Hydrogen Oil: Green vs Blue, What’s the Difference?


Hydrogen Oil: Green vs Blue, What’s the Difference?

Source: Pacific Green Group

Hydrogen energy is significantly more efficient than fossil fuels. Even more importantly it can be produced in a sustainable way and is considered a "renewable energy" source. Unfortunately, this is not true for all types of hydrogen energy and largely depends on how it is produced.

04 April 2024 – by Eric Koons   Comments (0)

What’s the Difference Between Green Hydrogen Oil and Blue Hydrogen Oil?

Hydrogen is a promising fuel source for the energy transition, but not all hydrogen is the same. Green hydrogen and blue hydrogen are the two main types of hydrogen oils yet encompass vastly different environmental impacts.

With this large break in impacts, it should be no surprise that the oil and gas industry supports one type and climate supporters back the other.

graphic of Green and blue hydrogen oils generation
Source: Australian Broadcasting Corporation (ABC)

The Future of Hydrogen Oil

Hydrogen has many potential applications in transportation and electricity generation – including cars, houses, portable power and others.

Yet, hydrogen oil is really only popular for industrial uses like petroleum refining, metal treatment, fertilizer production and food processing.

But we expect this to change in the coming decades.

The Environmental Benefits of Hydrogen

Increased use of hydrogen oil will be due to a variety of reasons, but a few of the key ones are related to its environmental benefits:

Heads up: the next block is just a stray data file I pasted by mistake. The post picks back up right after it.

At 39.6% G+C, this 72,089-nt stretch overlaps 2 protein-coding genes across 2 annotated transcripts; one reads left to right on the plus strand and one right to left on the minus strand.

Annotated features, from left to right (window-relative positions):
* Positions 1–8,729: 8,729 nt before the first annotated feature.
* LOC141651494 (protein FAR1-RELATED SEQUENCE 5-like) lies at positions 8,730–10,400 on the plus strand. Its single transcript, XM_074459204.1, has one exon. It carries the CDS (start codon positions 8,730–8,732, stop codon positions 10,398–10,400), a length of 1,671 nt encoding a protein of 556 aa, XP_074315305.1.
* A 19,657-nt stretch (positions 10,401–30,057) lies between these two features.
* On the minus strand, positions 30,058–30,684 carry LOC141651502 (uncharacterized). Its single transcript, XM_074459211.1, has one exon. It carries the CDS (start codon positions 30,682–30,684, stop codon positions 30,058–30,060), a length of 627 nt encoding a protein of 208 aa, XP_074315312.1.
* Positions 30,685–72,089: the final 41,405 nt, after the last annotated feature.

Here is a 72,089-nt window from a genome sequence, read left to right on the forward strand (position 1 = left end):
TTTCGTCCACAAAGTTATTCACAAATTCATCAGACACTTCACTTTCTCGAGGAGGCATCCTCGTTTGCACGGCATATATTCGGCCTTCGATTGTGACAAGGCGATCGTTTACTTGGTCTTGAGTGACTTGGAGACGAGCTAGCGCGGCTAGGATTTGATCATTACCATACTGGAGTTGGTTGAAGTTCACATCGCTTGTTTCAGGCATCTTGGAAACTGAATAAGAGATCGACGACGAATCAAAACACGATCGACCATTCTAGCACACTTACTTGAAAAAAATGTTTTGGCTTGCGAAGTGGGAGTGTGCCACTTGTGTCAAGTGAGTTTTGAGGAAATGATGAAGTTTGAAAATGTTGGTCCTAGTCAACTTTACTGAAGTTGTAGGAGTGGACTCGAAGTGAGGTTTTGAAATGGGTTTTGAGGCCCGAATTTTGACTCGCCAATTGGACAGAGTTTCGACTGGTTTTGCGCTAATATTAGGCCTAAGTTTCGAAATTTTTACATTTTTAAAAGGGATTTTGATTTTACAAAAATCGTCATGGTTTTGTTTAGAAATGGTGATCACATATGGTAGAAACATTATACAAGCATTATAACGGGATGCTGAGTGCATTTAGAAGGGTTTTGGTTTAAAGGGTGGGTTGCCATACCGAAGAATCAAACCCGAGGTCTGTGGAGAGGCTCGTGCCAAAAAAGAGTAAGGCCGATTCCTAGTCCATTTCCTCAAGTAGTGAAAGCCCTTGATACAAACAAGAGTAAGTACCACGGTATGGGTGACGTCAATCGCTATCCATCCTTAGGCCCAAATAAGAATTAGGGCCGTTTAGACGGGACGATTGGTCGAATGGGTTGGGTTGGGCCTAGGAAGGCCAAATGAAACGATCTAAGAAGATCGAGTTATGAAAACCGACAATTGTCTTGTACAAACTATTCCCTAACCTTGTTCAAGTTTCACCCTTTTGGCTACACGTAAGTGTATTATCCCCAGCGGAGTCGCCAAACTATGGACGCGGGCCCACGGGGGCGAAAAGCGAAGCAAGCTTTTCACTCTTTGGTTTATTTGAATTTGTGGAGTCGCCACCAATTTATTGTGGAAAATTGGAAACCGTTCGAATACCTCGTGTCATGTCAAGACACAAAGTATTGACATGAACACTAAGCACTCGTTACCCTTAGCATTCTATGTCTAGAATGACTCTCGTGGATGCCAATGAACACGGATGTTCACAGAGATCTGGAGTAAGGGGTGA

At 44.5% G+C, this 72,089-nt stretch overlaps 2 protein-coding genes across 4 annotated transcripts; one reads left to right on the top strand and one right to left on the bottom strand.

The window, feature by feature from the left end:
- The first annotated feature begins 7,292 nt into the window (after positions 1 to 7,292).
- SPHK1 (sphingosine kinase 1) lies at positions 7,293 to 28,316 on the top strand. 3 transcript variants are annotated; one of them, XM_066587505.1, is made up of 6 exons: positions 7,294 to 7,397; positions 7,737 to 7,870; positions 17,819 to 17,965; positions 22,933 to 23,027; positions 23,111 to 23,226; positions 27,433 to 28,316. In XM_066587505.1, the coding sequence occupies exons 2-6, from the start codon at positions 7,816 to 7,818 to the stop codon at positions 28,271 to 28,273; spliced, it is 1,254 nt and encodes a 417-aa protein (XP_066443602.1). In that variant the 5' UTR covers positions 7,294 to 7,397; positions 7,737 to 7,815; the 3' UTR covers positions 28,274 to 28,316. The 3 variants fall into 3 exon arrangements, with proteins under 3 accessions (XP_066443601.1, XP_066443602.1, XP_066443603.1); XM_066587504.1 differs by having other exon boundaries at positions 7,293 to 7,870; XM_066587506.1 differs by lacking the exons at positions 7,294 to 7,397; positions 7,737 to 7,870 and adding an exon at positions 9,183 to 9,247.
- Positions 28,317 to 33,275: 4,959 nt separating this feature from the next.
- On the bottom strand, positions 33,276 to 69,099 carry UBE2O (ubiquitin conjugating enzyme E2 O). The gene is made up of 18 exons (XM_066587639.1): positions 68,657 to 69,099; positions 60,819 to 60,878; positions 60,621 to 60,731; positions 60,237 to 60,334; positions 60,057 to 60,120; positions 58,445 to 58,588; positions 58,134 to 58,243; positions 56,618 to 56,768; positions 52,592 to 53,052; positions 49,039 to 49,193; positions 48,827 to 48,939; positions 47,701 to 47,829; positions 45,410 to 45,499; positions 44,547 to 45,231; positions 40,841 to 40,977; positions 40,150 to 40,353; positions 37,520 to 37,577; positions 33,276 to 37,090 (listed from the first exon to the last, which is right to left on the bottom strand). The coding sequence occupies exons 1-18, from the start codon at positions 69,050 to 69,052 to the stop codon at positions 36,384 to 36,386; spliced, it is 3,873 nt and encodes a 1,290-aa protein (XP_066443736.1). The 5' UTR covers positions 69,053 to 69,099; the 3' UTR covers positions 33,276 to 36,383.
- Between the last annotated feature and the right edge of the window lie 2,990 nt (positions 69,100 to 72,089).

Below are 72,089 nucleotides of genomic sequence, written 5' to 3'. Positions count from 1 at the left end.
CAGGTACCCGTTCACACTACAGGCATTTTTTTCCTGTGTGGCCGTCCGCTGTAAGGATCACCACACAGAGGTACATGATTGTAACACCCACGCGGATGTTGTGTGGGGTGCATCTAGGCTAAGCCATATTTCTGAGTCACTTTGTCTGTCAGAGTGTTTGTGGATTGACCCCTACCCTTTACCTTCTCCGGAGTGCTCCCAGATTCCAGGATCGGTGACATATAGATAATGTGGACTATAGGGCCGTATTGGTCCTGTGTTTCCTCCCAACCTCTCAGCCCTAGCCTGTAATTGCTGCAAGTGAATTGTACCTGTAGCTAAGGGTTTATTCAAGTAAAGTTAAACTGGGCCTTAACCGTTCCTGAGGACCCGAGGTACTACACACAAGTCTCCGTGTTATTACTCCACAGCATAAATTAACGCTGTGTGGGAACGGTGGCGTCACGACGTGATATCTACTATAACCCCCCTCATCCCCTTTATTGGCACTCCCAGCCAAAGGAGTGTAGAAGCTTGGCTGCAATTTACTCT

• Energy generated with hydrogen produces almost zero greenhouse gas emissions
  • Hydrogen is a renewable resource
  • Local production of hydrogen
  • More efficient energy generation than fossil fuels

Beyond just environmental benefits, hydrogen is a high-efficiency energy resource.

graphic of the benefits of Hydrogen oil
The Benefits of Green Hydrogen. Source: Journal of Materials Science

Hydrogen Is a More Energy Dense Fuel Than Oil and Gas

Fossil fuels are still the most widely used energy source, so they make a great comparison to hydrogen oil.

Comparing similar volumes, hydrogen contains approximately three times more energy than oil and natural gas. This enables hydrogen fuel cells to be 2-3 times more efficient than internal combustion engines.

Additionally, with continual improvements in hydrogen fuel cells, they can be quickly recharged (averages less than 4 minutes for cars) and function independently of national grids (i.e., portable energy source).

Photo by Flash Dantz from Pexels
The 7 Guiding Principles for Clean Hydrogen Energy Deployment
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What Is Hindering This Transition?

Currently, the main challenges for hydrogen oils are:

  • Lack of infrastructure: There are few pipelines dedicated and suitable to transport hydrogen.
  • Cost: Fuel cell technology is costly, and hydrogen production is expensive compared to fossil fuels.

Luckily, these are the same issues that plague most new technologies, and costs almost always decrease as adoption, research, and investment increase.

Overall, the environmental and efficiency benefits make hydrogen sound like a realistic, glowing alternative energy solution. Unfortunately, not all hydrogen has these qualities, and it really depends on the production process.